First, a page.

Roles and Responsibilities
L.O.V.E empowers young Latinas to make positive life choices that enable them to maximize their full potential. The mentoring program recruits female university students to support, guide, and be a role model to a young Latina for a period of a school year. By becoming part of the young Latina’s life, the mentor serves as a guide to help her achieve her academic and personal goals.
- Take the lead in supporting a young Latina through an ongoing relationship
- Serve as a positive role model
- Build the relationship by planning and participating in activities together
- Strive for mutual respect
- Build self-esteem and motivation
- Help set goals and work toward accomplishing them
- Be a willing listener, encouraging, supportive, patient, flexible, and respectful of individual differences
- Have a positive attitude and be respectful of mentor
- Help set goals and work toward accomplishing them
- View mentor as a partner—do not be afraid to ask questions or make mistakes
- Commit to participating in activities with mentor
- Utilize mentoring relationship by asking productive questions and using listening skills
- Communicate openly and honestly with mentor—resolve differences by talking about them
Activities and Expectations
L.O.V.E. is a curriculum-based program that consists of three core components: personal empowerment, study skills, and college access. Each session has its own focus area and theme. Each mentoring session is a collective gathering of mentors and mentees, where participants engage in both group activities and one-to-one interactions, guided by a workshop.
L.O.V.E.'s mission is to support and empower young Latinas by giving them the skills to achieve their educational, personal, and future professional goals. The mentoring relationship offers a powerful opportunity for both mentor and mentee to learn and grow. In order to take full advantage of the benefits a mentoring relationship can offer mentors and mentees should consider the following:
- Attendance at weekly meetings is crucial to developing a sense of familiarity and trust between mentee and mentor.
- Make a commitment to creating a successful mentoring relationship. In other words, make the effort to use time spent together in a constructive manner.
- Talk about goals and expectations. It is important that mentor and mentee understand what each other hopes to gain from this experience.
- As a role model the mentors will guide mentees by providing assistance, suggestions, and feedback. This may mean providing help for homework, college applications, or suggestions/feedback for long-term or short-term educational or personal goals.
- Discussions should not be one-sided. Both mentor and mentee should be careful listeners and actively exercise open, respectful communication.
- Discover shared interests, but be respectful of differences. Mentors and mentees may have different ideas about how to reach a goal or solve a problem. This is part of the shared learning experience and should be openly discussed.
- Mutual respect is key. Mentors and mentees must make the effort to communicate clearly, honestly, and respectfully in spite of potential differing opinions so that ultimately they can learn from one another.
Ms. Espinosa moved to New York in the year 2000 from Cali, Colombia. As an immigrant in NYC she had to work harder to attain her goals because of challenges she faced such as English as a second language. She also became a personal trainer to support herself as a college student. In 2004, she continued her degree in psychology, which she had started in Colombia. In May of 2010, she received her Bachelor's and Master's degrees in Forensic Psychology with Magna Cum Laude honors from the City University of New York.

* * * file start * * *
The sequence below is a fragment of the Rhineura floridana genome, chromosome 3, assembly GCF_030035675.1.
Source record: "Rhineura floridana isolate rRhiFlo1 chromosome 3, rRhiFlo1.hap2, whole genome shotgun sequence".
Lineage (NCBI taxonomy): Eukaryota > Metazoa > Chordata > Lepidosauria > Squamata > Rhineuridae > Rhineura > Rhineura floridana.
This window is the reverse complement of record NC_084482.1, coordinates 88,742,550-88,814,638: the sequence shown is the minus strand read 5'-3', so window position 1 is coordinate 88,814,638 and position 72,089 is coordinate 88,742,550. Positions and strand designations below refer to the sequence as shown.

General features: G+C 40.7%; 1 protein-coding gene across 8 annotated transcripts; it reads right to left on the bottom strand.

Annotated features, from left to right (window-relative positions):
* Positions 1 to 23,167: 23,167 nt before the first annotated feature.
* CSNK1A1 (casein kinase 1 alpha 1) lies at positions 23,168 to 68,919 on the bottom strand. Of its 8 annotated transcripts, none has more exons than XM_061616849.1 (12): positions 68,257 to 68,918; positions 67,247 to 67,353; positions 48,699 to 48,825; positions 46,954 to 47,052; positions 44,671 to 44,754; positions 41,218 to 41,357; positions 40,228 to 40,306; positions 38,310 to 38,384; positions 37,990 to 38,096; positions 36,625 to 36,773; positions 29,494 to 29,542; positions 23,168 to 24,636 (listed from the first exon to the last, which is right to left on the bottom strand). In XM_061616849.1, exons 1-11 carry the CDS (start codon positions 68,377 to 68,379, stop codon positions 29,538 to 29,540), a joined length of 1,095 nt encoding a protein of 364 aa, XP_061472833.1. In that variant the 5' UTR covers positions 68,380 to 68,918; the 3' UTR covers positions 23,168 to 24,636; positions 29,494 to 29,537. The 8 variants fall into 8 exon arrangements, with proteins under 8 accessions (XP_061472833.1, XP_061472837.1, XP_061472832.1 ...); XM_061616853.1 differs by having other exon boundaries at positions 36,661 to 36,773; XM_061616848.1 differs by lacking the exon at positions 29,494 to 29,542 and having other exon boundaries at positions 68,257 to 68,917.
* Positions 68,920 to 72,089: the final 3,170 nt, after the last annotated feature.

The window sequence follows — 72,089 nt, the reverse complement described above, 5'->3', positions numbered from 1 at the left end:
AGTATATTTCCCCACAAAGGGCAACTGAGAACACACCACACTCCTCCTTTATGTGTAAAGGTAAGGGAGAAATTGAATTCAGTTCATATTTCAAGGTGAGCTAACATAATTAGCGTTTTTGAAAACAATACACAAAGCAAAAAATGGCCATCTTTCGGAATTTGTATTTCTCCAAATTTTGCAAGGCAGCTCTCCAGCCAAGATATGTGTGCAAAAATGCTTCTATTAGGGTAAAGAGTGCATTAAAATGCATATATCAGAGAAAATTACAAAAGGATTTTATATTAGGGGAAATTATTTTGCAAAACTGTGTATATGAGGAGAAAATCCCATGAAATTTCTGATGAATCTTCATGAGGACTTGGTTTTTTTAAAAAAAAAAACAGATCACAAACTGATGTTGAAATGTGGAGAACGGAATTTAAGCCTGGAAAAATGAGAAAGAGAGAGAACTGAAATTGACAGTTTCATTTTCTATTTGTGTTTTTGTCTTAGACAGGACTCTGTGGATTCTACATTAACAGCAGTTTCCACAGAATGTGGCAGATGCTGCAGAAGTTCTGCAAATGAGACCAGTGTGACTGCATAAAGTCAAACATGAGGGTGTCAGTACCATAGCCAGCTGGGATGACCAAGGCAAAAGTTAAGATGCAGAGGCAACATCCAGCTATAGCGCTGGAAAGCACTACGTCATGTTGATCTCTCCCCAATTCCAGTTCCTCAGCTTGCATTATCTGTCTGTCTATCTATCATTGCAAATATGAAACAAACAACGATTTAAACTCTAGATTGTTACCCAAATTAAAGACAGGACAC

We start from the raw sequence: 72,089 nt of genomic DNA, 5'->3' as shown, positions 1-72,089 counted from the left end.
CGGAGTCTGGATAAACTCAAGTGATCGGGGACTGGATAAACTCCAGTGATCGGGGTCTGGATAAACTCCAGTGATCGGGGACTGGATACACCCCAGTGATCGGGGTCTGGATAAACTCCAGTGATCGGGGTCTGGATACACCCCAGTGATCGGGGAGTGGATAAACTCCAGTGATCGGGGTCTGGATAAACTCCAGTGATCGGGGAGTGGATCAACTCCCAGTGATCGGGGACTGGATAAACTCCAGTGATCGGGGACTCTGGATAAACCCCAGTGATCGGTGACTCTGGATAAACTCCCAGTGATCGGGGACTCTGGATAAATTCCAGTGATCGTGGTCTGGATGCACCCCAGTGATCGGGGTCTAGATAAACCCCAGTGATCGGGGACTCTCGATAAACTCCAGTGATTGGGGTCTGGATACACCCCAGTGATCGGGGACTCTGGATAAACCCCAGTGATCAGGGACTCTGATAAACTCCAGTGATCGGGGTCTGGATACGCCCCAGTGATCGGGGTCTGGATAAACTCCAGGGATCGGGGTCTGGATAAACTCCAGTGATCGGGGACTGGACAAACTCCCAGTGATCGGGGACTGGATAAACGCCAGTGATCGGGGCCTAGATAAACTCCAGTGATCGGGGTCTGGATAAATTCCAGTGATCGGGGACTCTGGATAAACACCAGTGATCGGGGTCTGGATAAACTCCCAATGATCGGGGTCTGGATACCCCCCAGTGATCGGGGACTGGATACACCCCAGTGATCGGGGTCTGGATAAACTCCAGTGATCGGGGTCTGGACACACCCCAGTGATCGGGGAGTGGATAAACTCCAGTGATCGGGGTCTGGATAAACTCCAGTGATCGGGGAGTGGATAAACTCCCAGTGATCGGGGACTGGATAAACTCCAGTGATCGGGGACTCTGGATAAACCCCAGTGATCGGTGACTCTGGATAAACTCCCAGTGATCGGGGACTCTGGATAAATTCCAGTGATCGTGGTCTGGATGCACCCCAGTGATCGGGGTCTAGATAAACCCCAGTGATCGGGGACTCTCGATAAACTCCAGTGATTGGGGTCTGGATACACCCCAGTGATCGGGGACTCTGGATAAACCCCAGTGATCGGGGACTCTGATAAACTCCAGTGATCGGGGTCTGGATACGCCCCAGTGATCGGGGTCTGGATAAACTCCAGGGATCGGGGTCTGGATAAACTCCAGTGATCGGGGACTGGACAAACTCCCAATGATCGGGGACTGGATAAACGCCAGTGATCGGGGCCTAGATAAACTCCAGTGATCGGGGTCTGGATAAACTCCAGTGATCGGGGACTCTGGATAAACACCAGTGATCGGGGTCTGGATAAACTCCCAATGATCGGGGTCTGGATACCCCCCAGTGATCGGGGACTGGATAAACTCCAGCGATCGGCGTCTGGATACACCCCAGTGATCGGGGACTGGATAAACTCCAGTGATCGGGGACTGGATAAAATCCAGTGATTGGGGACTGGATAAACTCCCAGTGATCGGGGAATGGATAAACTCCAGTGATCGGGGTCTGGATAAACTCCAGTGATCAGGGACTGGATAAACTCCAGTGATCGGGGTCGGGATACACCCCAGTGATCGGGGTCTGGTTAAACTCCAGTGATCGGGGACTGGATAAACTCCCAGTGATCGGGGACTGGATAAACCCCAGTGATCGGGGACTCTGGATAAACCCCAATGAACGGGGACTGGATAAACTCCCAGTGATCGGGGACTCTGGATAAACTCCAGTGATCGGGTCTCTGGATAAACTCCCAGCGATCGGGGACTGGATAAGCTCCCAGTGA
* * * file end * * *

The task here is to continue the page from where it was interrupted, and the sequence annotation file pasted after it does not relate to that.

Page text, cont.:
During her last years of school at CUNY, Ms. Espinosa began working in the nonprofit sector. Before graduating, she spent a year abroad at the University of Paris studying French. Upon her return to New York she began to work for the suicide prevention program, Life is Precious, where she had the opportunity to counsel Latina adolescents who suffered from depression and suicidal ideations.
During the course of her service work she became more aware of the inequalities that marginalized populations, such as immigrants and women, faced every day in the United States and around the world. Her wish to empower others led her to learn about amazing organizations that work to protect and defend human rights. Her experiences in the nonprofit sector helped her understand the disadvantages that her community experiences everyday and gave her the opportunity to create changes that can help Latino families live more positive lives. In 2010, Ms. Espinosa decided to pursue a second degree in public service to further support her community.
In May of 2013, Ms. Espinosa received her second Master's degree in Public Administration with an international specialization from the Robert F. Wagner Graduate School of Public Service at NYU. Ms. Espinosa is currently pursuing the Ed.M. School Leadership Program (SLP) at Harvard Graduate School of Education.
Ms. Espinosa currently devotes her time to her very own brainchild, the Latinas On the Verge of Excellence L.O.V.E. Mentoring Program. She created this program with the goal to support and empower young Latinas to strive in school, and ultimately increase high school graduation rates, college enrollment, and healthy lives among young Latinas. Ms. Espinosa is constantly striving to set new standards of personal, professional, and academic excellence, while never forgetting to honor her Latin roots and giving back to her community. She has always believed in justice and fairness, and that love and compassion need to be part of the practice of justice.